Background: PHX1766 is a novel HCV NS3/4 protease inhibitor with robust potency and high selectivity in replicon studies (50% maximal effective concentration 8 nM). Two clinical trials investigated the safety, tolerability, pharmacokinetics and antiviral activity of PHX1766 in healthy volunteers (HV) and chronic hepatitis C patients, by use of a dose-adaptive overlapping clinical trial design. Methods: Two randomized, double-blind, placebo-controlled clinical trials were conducted. Single doses of PHX1766 or placebo were administered to 25 HV and six HCV genotype 1-infected patients (50 mg once daily -1,000 mg once daily, 250 mg twice daily and 100 mg of a new formulation of PHX1766 once daily). Multiple doses of PHX1766 or placebo were administered to 32 HV and seven HCV genotype 1-infected patients (50 mg once daily -800 mg twice daily). Results: Oral administration of PHX1766 was safe and well tolerated at all dose levels with rapid absorption (time at which concentration maximum is reached of 1-4 h) and with mean terminal half-lives of 4-23 h. Multiple doses of PHX1766 800 mg twice daily in HCV patients produced an area under the plasma concentration-time curve from time of drug administration to the last time point with a measurable concentration after dosing accumulation ratio of 2.3. The mean maximal observed HCV RNA decline was 0.6 log 10 IU/ml in the first 24 h in the single-dose protocol and 1.5 log 10 IU/ml after 6 days of PHX1766 dosing. Conclusions: An overlapping, dose-adaptive single-dose and multiple-dose escalating design in HV and HCV-infected patients proved to be highly efficient in identifying a therapeutic dose. Although in vitro replicon studies indicated a robust HCV RNA viral decline of PHX1766, the study in HCV patients demonstrated only modest viral load reduction.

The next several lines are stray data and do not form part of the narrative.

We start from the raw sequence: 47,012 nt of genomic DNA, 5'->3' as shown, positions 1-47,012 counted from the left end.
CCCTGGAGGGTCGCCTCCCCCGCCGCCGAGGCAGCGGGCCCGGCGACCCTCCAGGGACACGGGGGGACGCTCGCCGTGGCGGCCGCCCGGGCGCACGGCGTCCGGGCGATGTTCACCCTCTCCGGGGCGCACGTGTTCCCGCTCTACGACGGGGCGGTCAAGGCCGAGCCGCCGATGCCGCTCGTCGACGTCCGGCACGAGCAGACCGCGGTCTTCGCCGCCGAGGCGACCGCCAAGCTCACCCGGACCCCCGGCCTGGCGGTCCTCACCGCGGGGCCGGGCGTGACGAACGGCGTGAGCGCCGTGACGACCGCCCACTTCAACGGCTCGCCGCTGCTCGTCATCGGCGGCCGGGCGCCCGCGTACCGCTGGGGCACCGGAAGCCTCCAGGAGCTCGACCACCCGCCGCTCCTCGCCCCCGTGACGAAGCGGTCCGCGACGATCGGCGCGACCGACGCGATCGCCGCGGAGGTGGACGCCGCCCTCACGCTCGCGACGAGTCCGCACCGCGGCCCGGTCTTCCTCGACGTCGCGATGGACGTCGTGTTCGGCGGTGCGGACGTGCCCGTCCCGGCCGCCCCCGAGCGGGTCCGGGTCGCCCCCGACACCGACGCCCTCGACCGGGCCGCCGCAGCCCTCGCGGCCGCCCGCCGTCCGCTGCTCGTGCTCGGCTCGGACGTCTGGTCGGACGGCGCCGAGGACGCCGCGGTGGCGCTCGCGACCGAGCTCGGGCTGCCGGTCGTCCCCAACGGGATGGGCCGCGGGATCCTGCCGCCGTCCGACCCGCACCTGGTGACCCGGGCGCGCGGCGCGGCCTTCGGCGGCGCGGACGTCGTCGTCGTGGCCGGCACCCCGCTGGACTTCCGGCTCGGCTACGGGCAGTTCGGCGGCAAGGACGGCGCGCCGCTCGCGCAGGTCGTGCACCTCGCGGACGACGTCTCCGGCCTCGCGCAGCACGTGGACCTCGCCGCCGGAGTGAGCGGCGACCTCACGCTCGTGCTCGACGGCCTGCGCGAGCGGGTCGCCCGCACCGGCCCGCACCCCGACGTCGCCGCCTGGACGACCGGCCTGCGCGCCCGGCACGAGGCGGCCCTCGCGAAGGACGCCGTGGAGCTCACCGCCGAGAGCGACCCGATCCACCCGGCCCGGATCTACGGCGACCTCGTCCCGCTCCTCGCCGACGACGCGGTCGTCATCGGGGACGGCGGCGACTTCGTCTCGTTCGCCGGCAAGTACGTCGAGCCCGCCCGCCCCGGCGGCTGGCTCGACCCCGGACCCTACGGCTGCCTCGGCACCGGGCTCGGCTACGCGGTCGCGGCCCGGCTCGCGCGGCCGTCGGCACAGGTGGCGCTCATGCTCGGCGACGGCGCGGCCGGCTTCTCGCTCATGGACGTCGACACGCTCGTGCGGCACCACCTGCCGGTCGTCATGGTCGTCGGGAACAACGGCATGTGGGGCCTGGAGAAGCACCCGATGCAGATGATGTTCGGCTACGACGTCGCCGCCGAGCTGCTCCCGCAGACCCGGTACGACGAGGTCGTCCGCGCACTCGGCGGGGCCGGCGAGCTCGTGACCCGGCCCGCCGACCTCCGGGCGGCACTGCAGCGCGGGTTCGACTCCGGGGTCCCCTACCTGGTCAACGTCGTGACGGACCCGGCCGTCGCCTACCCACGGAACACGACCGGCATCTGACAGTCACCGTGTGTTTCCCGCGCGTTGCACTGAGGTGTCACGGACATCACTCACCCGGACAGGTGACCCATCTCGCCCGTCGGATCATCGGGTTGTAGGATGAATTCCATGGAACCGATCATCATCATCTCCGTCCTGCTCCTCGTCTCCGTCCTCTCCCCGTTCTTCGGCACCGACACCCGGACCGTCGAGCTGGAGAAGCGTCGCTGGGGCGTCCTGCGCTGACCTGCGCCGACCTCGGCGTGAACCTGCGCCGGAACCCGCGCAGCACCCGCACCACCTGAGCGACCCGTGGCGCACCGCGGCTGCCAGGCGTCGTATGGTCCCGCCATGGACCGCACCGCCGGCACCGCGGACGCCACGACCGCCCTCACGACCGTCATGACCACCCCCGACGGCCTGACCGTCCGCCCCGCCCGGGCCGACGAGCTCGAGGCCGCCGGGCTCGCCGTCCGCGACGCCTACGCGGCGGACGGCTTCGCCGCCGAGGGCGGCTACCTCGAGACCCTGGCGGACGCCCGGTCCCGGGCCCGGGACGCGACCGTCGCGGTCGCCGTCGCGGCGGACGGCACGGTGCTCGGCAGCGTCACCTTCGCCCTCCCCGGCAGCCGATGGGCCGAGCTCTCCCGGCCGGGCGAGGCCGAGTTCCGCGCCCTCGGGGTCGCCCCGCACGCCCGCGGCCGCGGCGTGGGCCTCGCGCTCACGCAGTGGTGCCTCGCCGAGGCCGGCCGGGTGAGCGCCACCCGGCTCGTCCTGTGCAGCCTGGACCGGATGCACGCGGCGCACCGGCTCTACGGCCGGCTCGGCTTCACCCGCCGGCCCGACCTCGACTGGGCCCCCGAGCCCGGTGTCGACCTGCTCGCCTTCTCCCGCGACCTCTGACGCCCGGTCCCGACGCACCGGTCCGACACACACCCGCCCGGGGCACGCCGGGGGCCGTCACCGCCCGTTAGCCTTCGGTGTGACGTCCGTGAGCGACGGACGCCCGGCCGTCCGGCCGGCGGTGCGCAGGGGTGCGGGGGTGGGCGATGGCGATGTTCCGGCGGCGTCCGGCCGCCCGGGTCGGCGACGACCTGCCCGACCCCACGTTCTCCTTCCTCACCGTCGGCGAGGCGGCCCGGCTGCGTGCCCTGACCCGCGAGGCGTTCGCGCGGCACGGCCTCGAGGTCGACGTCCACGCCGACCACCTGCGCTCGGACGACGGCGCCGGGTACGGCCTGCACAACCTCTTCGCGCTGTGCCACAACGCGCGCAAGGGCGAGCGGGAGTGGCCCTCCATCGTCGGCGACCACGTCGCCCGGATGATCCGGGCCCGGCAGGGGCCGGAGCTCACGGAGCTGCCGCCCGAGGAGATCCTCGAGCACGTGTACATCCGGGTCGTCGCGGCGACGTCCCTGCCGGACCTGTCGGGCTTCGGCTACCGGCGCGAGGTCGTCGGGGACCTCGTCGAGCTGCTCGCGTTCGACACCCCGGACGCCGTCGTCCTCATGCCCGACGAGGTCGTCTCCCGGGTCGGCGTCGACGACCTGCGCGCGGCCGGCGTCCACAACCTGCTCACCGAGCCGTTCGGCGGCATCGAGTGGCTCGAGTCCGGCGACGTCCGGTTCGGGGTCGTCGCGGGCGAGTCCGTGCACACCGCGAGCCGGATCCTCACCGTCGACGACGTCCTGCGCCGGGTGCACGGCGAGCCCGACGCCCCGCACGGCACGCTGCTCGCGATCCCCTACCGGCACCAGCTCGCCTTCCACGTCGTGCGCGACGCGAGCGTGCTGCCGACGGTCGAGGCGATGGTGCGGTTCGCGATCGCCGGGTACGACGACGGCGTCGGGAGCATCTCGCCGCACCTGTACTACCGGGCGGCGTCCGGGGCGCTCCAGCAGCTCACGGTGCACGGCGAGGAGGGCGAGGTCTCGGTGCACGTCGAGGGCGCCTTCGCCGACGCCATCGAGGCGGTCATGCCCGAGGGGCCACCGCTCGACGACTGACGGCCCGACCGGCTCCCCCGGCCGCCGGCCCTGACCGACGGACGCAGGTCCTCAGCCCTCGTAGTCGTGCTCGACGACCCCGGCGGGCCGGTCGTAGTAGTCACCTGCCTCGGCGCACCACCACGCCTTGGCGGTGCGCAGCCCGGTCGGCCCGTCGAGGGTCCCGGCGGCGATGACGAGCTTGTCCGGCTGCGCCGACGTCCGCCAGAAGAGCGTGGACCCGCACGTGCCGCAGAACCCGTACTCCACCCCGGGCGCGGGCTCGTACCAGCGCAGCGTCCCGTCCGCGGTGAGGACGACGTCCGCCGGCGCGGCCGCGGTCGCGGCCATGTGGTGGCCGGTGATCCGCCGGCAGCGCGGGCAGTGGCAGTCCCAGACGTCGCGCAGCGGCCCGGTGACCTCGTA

Additional Metadata
Persistent URL,
Journal Antiviral Therapy
Hotho, D.M, Bruijne, J, O'Farrell, N, Boyea, T, Li, J, Bracken, M, … Reesink, H.W. (2012). Pharmacokinetics and antiviral activity of PHX1766, a novel HCV protease inhibitor, using an accelerated Phase I study design. Antiviral Therapy, 17(2), 365–375. doi:10.3851/IMP1989